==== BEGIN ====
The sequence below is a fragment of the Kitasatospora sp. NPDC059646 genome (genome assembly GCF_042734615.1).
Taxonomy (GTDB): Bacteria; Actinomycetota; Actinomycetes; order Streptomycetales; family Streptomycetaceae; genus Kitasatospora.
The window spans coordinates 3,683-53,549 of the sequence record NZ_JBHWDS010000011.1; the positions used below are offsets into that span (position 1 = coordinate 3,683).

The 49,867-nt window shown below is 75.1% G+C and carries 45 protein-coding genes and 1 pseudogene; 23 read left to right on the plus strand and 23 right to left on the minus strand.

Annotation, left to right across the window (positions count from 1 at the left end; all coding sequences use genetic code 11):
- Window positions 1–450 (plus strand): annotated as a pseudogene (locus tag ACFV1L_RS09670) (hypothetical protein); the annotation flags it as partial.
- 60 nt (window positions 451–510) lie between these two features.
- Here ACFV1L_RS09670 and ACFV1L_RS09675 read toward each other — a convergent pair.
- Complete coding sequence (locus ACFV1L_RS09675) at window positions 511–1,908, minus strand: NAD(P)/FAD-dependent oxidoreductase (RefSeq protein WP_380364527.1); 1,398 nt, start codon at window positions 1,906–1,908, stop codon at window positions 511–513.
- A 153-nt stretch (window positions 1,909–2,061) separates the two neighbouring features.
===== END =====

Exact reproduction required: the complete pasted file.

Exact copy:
The sequence below is a fragment of the Kitasatospora sp. NPDC059646 genome (genome assembly GCF_042734615.1).
Taxonomy (GTDB): Bacteria; Actinomycetota; Actinomycetes; order Streptomycetales; family Streptomycetaceae; genus Kitasatospora.
The window spans coordinates 3,683-53,549 of the sequence record NZ_JBHWDS010000011.1; the positions used below are offsets into that span (position 1 = coordinate 3,683).

The 49,867-nt window shown below is 75.1% G+C and carries 45 protein-coding genes and 1 pseudogene; 23 read left to right on the plus strand and 23 right to left on the minus strand.

Annotation, left to right across the window (positions count from 1 at the left end; all coding sequences use genetic code 11):
- Window positions 1–450 (plus strand): annotated as a pseudogene (locus tag ACFV1L_RS09670) (hypothetical protein); the annotation flags it as partial.
- 60 nt (window positions 451–510) lie between these two features.
- Here ACFV1L_RS09670 and ACFV1L_RS09675 read toward each other — a convergent pair.
- Complete coding sequence (locus ACFV1L_RS09675) at window positions 511–1,908, minus strand: NAD(P)/FAD-dependent oxidoreductase (RefSeq protein WP_380364527.1); 1,398 nt, start codon at window positions 1,906–1,908, stop codon at window positions 511–513.
- A 153-nt stretch (window positions 1,909–2,061) separates the two neighbouring features.